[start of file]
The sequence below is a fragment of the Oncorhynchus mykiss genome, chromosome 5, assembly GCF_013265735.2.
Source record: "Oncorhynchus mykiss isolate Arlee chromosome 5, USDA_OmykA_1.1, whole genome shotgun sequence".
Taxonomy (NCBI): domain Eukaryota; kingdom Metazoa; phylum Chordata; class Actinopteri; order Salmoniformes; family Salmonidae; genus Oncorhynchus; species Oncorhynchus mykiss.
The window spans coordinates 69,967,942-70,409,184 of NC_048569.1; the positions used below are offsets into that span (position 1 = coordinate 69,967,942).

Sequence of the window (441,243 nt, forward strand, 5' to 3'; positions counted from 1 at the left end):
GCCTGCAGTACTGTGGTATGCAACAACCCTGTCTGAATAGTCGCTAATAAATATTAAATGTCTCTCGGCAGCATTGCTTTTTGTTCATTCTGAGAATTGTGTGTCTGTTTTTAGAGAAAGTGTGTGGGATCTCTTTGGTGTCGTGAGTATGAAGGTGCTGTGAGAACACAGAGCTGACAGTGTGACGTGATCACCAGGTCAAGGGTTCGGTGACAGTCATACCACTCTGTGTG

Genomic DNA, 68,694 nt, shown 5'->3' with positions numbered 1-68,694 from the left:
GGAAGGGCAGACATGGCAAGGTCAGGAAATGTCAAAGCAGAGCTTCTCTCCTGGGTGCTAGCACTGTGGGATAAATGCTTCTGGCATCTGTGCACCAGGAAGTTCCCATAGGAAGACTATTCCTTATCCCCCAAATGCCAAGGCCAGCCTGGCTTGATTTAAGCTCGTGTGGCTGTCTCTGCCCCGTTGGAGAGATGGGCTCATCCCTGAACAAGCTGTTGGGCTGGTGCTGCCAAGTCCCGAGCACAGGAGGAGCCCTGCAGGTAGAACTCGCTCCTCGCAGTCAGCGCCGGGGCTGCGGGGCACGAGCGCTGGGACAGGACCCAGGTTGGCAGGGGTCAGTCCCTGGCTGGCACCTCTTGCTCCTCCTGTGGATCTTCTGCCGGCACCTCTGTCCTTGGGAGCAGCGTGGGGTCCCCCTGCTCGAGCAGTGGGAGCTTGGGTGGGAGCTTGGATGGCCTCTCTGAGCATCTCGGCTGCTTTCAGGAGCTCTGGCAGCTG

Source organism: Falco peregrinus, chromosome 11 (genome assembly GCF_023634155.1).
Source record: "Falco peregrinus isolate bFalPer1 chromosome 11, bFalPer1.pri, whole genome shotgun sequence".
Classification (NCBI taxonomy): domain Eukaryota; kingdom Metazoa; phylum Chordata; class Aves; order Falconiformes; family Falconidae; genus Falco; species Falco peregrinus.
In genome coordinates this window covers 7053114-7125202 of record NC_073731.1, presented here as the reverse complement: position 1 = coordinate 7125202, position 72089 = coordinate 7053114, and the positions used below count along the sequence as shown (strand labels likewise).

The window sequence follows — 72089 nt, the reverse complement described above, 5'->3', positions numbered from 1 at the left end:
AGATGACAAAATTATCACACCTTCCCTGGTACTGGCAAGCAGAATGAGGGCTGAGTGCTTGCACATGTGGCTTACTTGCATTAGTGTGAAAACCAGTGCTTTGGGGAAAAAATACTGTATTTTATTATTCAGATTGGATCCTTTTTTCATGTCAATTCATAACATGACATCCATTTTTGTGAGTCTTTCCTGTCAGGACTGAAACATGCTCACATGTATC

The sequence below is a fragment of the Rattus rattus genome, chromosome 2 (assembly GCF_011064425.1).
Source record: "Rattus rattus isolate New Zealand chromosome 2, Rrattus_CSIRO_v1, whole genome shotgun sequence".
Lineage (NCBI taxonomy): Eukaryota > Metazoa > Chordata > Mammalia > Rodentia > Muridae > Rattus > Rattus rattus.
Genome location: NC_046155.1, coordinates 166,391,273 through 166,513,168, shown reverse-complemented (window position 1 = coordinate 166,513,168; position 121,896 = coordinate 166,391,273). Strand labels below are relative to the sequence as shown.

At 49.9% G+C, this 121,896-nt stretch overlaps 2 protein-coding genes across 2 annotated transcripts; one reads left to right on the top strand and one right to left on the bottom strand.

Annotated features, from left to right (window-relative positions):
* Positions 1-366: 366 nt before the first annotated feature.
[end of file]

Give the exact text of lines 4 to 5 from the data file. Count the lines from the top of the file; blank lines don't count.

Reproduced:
The window spans coordinates 69,967,942-70,409,184 of NC_048569.1; the positions used below are offsets into that span (position 1 = coordinate 69,967,942).

Sequence of the window (441,243 nt, forward strand, 5' to 3'; positions counted from 1 at the left end):